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When I generate my parser with bison, I obtain this warning:

warning: stray `@'

But that is because I have some legal Objective-C code containing @, for instance this is one of the rules having the warning:

file : axiom production_rule_list    { NSLog(@"file"); }
     ;

Is there any risk to use @ in the code? If not, how to tell bison that it is a legitimate use of @?

Thanks in advance.

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Check out this thread: forums.macrumors.com/showthread.php?t=711554 –  Nate Chandler Dec 29 '12 at 18:28
    
Thanks but the problem is not during gcc compiling, but when I generate the parser with bison... –  Zaphod Dec 29 '12 at 18:49
1  
possible duplicate of Integrating Bison/Flex/Yacc into XCode –  rob mayoff Dec 29 '12 at 20:36
    
@robmayoff My problem is just the bison warning, not the integration of Flex and Bison into Xcode. –  Zaphod Dec 29 '12 at 21:55
    
@Zaphod But the bison warning is resolved with the information in the linked post. You just have to rename your yacc file to use the .ym extension. –  Nikolai Ruhe Jan 4 '13 at 17:31
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3 Answers

up vote 0 down vote accepted

As per the documentation in Actions - Bison 2.7, it appears that the code between the curly braces is expected to be C code. As such I doubt that you can use objective-c constructs there.

However you could create an external C function to do the work for you like:

Logit(char* message)
{
  NSLog(@"%s",message);
}

And use that in the Bison action

file : axiom production_rule_list    { Logit("file"); }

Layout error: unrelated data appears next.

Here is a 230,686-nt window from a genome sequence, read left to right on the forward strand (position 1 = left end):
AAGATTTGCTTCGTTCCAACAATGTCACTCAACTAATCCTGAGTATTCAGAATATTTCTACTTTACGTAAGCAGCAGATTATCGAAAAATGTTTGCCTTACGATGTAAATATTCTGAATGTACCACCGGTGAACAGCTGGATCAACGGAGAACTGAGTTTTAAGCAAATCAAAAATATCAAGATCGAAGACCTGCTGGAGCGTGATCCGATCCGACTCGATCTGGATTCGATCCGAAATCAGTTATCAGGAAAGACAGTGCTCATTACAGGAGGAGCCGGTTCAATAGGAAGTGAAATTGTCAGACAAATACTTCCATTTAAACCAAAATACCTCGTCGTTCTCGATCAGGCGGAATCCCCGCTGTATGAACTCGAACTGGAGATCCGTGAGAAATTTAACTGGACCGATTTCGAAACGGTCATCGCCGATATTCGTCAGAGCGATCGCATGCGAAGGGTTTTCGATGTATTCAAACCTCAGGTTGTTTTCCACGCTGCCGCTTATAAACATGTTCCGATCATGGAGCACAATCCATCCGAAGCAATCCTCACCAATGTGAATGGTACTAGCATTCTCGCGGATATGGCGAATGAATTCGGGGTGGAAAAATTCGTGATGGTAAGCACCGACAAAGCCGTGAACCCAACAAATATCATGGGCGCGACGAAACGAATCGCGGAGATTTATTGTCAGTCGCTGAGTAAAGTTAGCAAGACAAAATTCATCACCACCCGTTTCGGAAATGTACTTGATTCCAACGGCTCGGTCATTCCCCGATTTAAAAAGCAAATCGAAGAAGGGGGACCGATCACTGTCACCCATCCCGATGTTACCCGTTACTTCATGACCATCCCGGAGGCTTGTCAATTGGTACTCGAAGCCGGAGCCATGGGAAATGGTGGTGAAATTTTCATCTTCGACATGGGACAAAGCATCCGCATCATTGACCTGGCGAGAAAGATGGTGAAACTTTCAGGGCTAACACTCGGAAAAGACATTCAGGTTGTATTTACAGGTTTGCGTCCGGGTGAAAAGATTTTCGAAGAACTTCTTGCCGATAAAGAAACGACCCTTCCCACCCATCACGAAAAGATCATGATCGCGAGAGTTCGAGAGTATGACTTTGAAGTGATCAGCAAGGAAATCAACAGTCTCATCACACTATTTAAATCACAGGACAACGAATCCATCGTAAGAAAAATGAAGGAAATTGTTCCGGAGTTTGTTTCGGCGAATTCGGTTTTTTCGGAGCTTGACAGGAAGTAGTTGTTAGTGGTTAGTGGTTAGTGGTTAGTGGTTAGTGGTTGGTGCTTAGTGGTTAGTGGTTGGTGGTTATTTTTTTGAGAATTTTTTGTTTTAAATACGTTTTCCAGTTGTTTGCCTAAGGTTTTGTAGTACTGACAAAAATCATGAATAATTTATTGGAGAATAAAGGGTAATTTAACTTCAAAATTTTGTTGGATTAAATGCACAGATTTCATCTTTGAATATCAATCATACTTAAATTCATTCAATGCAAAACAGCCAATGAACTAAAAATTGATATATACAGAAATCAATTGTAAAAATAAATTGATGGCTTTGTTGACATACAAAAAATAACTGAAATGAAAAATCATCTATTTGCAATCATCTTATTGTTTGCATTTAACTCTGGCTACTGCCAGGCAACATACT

;
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Ok, thank you for this information. I will stick to C within the curly braces. But it's only too bad, because putting Objectve-C is working in the generated parser... –  Zaphod Dec 29 '12 at 19:51
    
@Zaphod You could always rewrite Bison to accept Objc! –  Peter M Dec 29 '12 at 19:53
    
But the NSLog still expects an NSString as format, so it should be NSLog(@"%s",message). –  Martin R Dec 29 '12 at 20:10
    
@MartinR Thanks for that –  Peter M Dec 29 '12 at 20:30
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The message is just a warning. You can ignore it. If you're using Xcode, it won't even show you the warning in its Issue Navigator.

Rename your Bison input file to have a .ym extension instead of a .y extension. That tells Xcode that it's a grammar with Objective-C actions.

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Definitely the best answer if true –  Maudicus Dec 29 '12 at 20:41
    
My files are named .ym but I launch bison by a script: bison --defines=system.define.h -o system.yacc.m system.ym not using Xcode. –  Zaphod Dec 29 '12 at 21:38
    
I've revised my answer. –  rob mayoff Dec 29 '12 at 21:44
    
Ok. Well. But how does Xcode tell bison it's Ocjective-C? There's no bison command line I know for that, is there? Or does Xcode use its own bison? –  Zaphod Dec 29 '12 at 21:50
    
There's no special Bison flag. It just warns about the @ but passes it through anyway. Xcode doesn't do anything special; the .ym extension just tells it to compile the output of Bison as Objective-C instead of as C. –  rob mayoff Dec 29 '12 at 22:06
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If you want to suppress the warning, you can use a #define AT @.

The code in the braces is just copied, apart from replacing the $… sequences with the code to give the relevant token. This appears to work fine with Objective-C, although if you're using ARC, you might need to do some digging (or just add extra blocks (in the C sense)) to make sure that objects are freed as soon as possible.

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